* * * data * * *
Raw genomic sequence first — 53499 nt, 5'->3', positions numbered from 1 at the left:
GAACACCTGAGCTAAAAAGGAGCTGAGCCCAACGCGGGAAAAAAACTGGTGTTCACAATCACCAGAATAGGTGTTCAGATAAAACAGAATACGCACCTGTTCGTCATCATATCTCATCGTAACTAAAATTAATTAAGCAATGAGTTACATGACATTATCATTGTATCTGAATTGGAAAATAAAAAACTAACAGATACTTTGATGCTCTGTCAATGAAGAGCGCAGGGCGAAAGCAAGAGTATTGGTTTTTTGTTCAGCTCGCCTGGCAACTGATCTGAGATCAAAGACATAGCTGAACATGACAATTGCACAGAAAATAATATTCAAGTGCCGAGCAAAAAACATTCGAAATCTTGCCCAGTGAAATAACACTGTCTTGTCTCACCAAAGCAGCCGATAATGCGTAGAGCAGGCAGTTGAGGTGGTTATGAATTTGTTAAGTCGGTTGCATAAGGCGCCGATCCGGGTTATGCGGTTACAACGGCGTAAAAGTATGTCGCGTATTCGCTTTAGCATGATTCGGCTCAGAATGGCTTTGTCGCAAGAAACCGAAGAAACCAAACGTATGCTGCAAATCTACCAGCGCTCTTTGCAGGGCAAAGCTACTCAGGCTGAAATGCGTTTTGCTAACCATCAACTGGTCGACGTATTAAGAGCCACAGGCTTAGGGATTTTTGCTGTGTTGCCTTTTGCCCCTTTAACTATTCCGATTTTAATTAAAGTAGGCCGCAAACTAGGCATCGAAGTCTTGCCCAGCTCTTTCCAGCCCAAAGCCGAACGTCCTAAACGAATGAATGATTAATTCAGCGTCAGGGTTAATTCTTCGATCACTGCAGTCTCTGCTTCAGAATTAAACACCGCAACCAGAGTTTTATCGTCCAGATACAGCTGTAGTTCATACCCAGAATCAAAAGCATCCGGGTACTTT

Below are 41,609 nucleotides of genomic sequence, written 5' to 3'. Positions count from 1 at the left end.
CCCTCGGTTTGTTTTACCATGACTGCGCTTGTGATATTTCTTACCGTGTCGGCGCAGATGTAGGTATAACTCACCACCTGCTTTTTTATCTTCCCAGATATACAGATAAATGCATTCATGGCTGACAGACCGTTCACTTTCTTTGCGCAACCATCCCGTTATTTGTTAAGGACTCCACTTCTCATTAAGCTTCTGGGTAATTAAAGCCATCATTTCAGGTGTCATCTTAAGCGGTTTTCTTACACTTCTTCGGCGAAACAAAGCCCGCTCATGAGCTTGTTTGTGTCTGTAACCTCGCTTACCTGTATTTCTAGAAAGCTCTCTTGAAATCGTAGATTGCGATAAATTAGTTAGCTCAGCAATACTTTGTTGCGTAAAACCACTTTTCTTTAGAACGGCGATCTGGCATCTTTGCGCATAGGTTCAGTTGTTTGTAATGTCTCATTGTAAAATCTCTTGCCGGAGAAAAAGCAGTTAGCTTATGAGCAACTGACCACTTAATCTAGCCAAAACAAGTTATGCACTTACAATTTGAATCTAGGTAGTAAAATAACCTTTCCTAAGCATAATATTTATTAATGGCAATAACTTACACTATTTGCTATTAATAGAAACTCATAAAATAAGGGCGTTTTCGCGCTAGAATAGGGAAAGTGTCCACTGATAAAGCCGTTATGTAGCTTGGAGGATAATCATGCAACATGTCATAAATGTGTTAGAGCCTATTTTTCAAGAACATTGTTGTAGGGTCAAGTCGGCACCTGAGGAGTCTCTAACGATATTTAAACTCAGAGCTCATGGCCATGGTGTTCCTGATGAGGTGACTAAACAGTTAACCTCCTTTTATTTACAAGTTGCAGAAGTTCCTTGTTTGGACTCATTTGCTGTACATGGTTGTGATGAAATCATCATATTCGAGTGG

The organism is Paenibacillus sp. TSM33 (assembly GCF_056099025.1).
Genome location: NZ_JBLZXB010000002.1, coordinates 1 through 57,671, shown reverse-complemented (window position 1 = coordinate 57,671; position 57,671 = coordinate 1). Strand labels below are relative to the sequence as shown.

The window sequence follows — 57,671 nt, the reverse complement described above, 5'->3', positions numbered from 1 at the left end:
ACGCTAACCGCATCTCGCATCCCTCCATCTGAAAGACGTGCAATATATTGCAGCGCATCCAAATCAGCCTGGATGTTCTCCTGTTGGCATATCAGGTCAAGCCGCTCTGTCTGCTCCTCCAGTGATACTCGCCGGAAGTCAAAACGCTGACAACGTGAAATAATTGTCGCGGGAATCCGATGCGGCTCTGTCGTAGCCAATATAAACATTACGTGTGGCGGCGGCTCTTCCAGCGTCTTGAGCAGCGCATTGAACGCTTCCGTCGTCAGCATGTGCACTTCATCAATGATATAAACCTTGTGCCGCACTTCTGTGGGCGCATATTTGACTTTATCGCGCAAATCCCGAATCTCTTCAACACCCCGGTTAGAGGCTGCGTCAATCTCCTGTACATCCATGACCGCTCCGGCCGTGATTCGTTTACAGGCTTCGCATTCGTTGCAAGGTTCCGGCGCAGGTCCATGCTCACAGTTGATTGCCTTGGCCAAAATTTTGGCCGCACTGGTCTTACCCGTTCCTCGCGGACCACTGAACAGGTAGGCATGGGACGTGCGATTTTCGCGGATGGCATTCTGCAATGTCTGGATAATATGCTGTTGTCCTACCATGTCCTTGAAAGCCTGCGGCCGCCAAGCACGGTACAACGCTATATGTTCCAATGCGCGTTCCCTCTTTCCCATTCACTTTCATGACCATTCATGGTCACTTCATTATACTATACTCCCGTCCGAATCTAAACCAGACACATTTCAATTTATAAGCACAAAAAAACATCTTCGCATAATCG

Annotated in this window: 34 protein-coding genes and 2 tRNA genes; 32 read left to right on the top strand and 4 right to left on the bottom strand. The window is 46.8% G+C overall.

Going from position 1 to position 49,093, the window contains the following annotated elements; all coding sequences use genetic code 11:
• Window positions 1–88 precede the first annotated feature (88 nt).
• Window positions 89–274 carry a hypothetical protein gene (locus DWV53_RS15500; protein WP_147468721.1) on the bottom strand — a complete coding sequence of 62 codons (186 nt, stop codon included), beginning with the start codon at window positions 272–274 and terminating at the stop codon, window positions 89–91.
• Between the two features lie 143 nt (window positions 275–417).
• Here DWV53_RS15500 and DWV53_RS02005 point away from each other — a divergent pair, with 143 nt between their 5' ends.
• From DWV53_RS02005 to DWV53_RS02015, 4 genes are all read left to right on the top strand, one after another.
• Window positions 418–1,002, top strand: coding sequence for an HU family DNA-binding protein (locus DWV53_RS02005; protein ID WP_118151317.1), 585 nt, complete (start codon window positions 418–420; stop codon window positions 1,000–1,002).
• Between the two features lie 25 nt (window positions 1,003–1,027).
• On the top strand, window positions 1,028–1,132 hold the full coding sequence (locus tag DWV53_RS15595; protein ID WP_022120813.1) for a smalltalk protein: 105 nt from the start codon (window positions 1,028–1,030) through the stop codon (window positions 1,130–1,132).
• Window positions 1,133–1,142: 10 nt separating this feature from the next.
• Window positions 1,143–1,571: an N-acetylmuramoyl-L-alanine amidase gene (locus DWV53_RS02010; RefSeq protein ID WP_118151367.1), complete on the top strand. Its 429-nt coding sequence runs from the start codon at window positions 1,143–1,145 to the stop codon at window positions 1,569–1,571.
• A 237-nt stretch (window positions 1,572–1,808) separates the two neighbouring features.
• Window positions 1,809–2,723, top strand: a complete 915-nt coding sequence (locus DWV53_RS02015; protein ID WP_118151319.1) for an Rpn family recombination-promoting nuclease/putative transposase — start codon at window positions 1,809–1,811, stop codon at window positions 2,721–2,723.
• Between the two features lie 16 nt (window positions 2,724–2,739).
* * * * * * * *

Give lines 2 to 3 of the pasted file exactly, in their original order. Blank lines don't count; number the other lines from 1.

GAACACCTGAGCTAAAAAGGAGCTGAGCCCAACGCGGGAAAAAAACTGGTGTTCACAATCACCAGAATAGGTGTTCAGATAAAACAGAATACGCACCTGTTCGTCATCATATCTCATCGTAACTAAAATTAATTAAGCAATGAGTTACATGACATTATCATTGTATCTGAATTGGAAAATAAAAAACTAACAGATACTTTGATGCTCTGTCAATGAAGAGCGCAGGGCGAAAGCAAGAGTATTGGTTTTTTGTTCAGCTCGCCTGGCAACTGATCTGAGATCAAAGACATAGCTGAACATGACAATTGCACAGAAAATAATATTCAAGTGCCGAGCAAAAAACATTCGAAATCTTGCCCAGTGAAATAACACTGTCTTGTCTCACCAAAGCAGCCGATAATGCGTAGAGCAGGCAGTTGAGGTGGTTATGAATTTGTTAAGTCGGTTGCATAAGGCGCCGATCCGGGTTATGCGGTTACAACGGCGTAAAAGTATGTCGCGTATTCGCTTTAGCATGATTCGGCTCAGAATGGCTTTGTCGCAAGAAACCGAAGAAACCAAACGTATGCTGCAAATCTACCAGCGCTCTTTGCAGGGCAAAGCTACTCAGGCTGAAATGCGTTTTGCTAACCATCAACTGGTCGACGTATTAAGAGCCACAGGCTTAGGGATTTTTGCTGTGTTGCCTTTTGCCCCTTTAACTATTCCGATTTTAATTAAAGTAGGCCGCAAACTAGGCATCGAAGTCTTGCCCAGCTCTTTCCAGCCCAAAGCCGAACGTCCTAAACGAATGAATGATTAATTCAGCGTCAGGGTTAATTCTTCGATCACTGCAGTCTCTGCTTCAGAATTAAACACCGCAACCAGAGTTTTATCGTCCAGATACAGCTGTAGTTCATACCCAGAATCAAAAGCATCCGGGTACTTT

Below are 41,609 nucleotides of genomic sequence, written 5' to 3'. Positions count from 1 at the left end.